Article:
The unknown about the holiday season consumptions

There are categories and denominations that look above all to the holiday season as a decisive period to close the year well, or to revive, an entire season. Wine shops and major denominations had set their sights on the last quarter, considering specific marketing initiatives. Now, this new scenario forces everyone to revise their plans. “From October to December, wine shops produce from 33% up to 70% of their annual turnover,” President of Vinarius, Andrea Terraneo, explains to Tre Bicchieri: “The new provisions force us to be extremely cautious. Considering the uncertain moment, I think there may be a reduction in the costs of storing wines and spirits, which is the highest expense for wine shops.” And the more than one hundred associates are already preparing for a possible new lockdown: “We are ready, we are strengthening the logistics starting from strengthening home deliveries. But I also want to make an appeal to the members: please communicate more via the web to customers on price lists and products, so that, in oder to avoid queues and gatherings, they already have clear ideas about their purchases before arriving at the stores.”

The Asti Docg Consortium has defined and is about to kick off the usual web and TV marketing campaign, which this year will see as the testimonial Alessandro Borghese and the Unesco territory as the protagonists. “This is an important time for our sales. The last quarter is worth over 35% of annual revenues. In the first 9 months we recorded a growth of 3 million bottles,” underlines Director Giacomo Pondini, “but the closures and restrictions don’t help a DOP like ours, which is linked to celebrations, banquets and convivial moments. It’s important to preside over the holidays in the dessert sector, but we also want to come out of the niche of dessert wines.” The new specification just published, in fact, will give wineries the opportunity to produce new types of Asti with sugar residues up to pas dosé. And one of the best sellers of the holiday period is, without a doubt, Prosecco Dop. For the Veneto-Friuli sparkling wines and for the Prosecco Doc Consortium, chaired by Stefano Zanette, with the EU approval for the rosé type in his pocket, the last quarter of the year is worth about 28% of total sales: “The contraction for the Covid effect stopped at –1.4% considering the last nine months, and at –0.7% per annum,” says Zanette who adds, “The possible loss on the Horeca front that we risk suffering as a result of the recent Dpcm, could be offset by a growth in demand in large-scale distribution, a segment that for our Doc is equivalent to about 65% of total sales.”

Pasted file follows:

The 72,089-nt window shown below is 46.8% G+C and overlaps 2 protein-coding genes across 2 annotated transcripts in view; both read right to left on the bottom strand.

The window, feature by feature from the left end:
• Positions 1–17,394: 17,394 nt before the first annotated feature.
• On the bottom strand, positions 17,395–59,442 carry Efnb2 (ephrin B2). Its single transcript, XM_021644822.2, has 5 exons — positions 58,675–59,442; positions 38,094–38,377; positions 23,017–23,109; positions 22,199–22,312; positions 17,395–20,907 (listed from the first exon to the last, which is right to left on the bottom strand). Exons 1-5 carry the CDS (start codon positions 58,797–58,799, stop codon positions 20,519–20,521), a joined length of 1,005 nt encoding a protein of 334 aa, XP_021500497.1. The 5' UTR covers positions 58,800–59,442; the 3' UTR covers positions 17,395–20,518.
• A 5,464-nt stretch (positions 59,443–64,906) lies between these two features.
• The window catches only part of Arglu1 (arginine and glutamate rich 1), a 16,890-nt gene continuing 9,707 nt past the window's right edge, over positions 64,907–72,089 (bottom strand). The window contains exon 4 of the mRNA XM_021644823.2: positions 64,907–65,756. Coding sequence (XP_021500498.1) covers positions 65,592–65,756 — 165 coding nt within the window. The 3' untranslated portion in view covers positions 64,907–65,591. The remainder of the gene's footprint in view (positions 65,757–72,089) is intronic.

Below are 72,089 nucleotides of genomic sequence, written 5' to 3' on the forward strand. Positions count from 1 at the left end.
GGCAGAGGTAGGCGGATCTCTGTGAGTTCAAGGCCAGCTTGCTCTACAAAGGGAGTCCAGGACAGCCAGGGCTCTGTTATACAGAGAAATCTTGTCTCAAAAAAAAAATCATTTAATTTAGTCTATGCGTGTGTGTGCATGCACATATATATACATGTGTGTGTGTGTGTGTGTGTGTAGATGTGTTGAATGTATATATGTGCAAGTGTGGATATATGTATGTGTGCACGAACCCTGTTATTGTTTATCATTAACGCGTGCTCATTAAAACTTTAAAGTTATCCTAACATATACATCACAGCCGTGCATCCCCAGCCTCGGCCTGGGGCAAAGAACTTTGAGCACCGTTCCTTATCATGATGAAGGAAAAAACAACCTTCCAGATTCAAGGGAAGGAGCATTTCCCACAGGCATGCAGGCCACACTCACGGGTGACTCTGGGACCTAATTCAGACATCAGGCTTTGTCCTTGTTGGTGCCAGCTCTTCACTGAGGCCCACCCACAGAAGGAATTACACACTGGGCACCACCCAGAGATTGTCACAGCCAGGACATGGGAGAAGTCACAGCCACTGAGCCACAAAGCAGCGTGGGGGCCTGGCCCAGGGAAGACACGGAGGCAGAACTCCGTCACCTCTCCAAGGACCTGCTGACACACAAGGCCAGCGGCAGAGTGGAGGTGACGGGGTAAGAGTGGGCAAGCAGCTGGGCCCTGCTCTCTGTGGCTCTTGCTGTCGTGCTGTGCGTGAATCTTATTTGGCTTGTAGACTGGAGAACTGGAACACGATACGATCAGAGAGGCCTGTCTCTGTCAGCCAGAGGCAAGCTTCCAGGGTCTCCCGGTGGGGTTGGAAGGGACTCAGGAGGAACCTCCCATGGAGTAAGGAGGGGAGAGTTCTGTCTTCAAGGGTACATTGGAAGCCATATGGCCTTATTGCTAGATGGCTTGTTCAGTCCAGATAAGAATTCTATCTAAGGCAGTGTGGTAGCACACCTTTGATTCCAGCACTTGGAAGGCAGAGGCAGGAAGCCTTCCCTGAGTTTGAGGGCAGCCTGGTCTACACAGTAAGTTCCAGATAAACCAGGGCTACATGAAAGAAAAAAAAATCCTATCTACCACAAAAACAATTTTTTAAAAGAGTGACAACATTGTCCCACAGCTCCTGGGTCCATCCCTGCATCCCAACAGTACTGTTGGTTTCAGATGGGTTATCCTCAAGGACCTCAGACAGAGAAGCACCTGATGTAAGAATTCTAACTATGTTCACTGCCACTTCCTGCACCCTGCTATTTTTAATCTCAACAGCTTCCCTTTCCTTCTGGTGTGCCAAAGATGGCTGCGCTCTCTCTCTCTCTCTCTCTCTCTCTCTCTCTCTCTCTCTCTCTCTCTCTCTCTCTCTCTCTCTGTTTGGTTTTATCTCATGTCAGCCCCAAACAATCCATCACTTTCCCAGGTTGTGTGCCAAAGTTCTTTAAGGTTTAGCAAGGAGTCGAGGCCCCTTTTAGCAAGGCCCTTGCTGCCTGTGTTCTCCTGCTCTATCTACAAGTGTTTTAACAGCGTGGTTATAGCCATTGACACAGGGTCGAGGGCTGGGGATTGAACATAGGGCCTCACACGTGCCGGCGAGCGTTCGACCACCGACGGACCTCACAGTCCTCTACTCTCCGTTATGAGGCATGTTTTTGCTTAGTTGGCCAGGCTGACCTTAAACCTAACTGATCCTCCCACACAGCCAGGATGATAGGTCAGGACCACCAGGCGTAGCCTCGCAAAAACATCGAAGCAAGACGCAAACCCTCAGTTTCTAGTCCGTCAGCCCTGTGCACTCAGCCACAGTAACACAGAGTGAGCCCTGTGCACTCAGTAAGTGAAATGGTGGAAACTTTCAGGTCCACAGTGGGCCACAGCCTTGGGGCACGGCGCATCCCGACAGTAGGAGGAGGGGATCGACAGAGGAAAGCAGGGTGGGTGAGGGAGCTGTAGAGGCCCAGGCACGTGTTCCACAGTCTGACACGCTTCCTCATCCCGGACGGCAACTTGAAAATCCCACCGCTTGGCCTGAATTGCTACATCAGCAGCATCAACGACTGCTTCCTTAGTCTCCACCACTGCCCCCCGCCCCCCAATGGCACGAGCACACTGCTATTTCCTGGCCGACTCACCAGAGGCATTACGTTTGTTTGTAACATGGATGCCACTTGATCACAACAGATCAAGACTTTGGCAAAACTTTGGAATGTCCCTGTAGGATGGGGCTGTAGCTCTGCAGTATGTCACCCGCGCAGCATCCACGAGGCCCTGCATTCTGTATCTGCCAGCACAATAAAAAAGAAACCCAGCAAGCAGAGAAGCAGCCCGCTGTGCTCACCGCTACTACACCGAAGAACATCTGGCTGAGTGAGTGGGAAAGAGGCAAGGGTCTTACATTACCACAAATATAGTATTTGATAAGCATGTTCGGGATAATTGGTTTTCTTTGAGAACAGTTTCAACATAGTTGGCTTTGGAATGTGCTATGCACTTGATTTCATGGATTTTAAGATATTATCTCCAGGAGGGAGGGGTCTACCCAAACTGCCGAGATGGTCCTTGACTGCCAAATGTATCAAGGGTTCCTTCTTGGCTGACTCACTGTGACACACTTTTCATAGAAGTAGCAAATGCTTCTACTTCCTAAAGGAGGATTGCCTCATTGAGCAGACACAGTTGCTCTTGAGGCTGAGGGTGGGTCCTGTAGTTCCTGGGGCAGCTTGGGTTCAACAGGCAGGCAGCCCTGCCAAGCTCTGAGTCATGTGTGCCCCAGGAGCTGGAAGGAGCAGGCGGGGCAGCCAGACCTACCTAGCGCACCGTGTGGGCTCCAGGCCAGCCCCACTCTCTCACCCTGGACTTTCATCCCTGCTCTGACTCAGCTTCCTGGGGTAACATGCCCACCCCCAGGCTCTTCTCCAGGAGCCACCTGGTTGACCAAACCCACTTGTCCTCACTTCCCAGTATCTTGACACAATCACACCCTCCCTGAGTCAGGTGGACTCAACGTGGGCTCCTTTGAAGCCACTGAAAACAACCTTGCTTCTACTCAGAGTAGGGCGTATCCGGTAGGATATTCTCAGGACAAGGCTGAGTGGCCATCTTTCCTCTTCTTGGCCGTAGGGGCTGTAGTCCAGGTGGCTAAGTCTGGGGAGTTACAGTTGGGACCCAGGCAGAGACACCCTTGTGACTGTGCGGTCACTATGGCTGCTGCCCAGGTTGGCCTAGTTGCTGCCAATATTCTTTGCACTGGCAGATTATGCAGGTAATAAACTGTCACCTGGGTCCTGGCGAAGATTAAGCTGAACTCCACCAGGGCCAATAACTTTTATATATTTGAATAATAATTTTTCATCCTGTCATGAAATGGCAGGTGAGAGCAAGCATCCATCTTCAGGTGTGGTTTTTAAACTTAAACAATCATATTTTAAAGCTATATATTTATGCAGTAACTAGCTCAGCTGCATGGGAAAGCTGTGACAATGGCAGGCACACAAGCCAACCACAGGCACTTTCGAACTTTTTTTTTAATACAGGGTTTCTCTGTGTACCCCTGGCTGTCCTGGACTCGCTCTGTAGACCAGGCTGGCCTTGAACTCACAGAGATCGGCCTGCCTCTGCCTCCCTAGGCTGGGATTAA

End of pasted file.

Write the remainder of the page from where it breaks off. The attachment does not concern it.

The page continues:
un calice di vino bianco e sullo sfondo gli scaffali

Will large-scale distribution be a lifeline once again?

In light of the Horeca closures, large retailers could once again be the main vehicle for wine products. The Esselunga brand (8 billion in turnover in 2019), which in the lockdown had suffered a drop in sales for wines and spirits up to 10% compared to 2019 due to the bans on moving people between municipalities – a gap filled in the following months – is preparing for one of the most anticipated times of the year. In the more than 160 salespoints, anti-contagion safety devices were increased and e-commerce and delivery services were strengthened. Therefore a positive end of the year is expected for wine and spirits, having escaped the danger of the ban on the sale of spirits after 6 pm in Lombardy.

The proposals of the associations

If Federvini, with its President Sandro Boscaini, is asking the Government for flexibility and a reshaping of tax credits and tax exemptions, Alleanza delle Cooperative underlines the importance of focusing on Made in Italy: “The restrictive measures will have repercussions on the wine sector and we believe that direct support measures for businesses are necessary, but avoiding market distortions, just as interventions to favour and promote the consumption of Italian wine would be desirable, in a moment characterised by missed collections and loss of positioning on foreign markets,” says the coordinator of the wine sector, Luca Rigotti. Confagricoltura, with Massimiliano Giansanti, who estimates lower consumption due to the suspension of activities at 2.7 billion euros, focuses on the fact that for the Italian agri-food sector 30% of the turnover of wine, pasta, bakery products, pork and poultry meat comes from sales to the Horeca channel: “In this month of early closures of bars and restaurants, farmers do not have the opportunity to allocate the goods. And they are also concerned about the consequences on the financial exposure front. This is why we must go beyond the emergency by drawing up a plan for recovery.” Coldiretti looks at the possible repercussions on national agritourism: “We risk unfairly penalizing the 24,000 Italian businesses, often located in isolated areas, in family structures, with a limited number of beds and at the table,” remarked President Ettore Prandini, who in relation to the Dpcm, asks for measures such as cutting the cost of labour, with the deduction extended also for the next deadlines, exceeding the limit of state aid.

 

by Gianluca Atzeni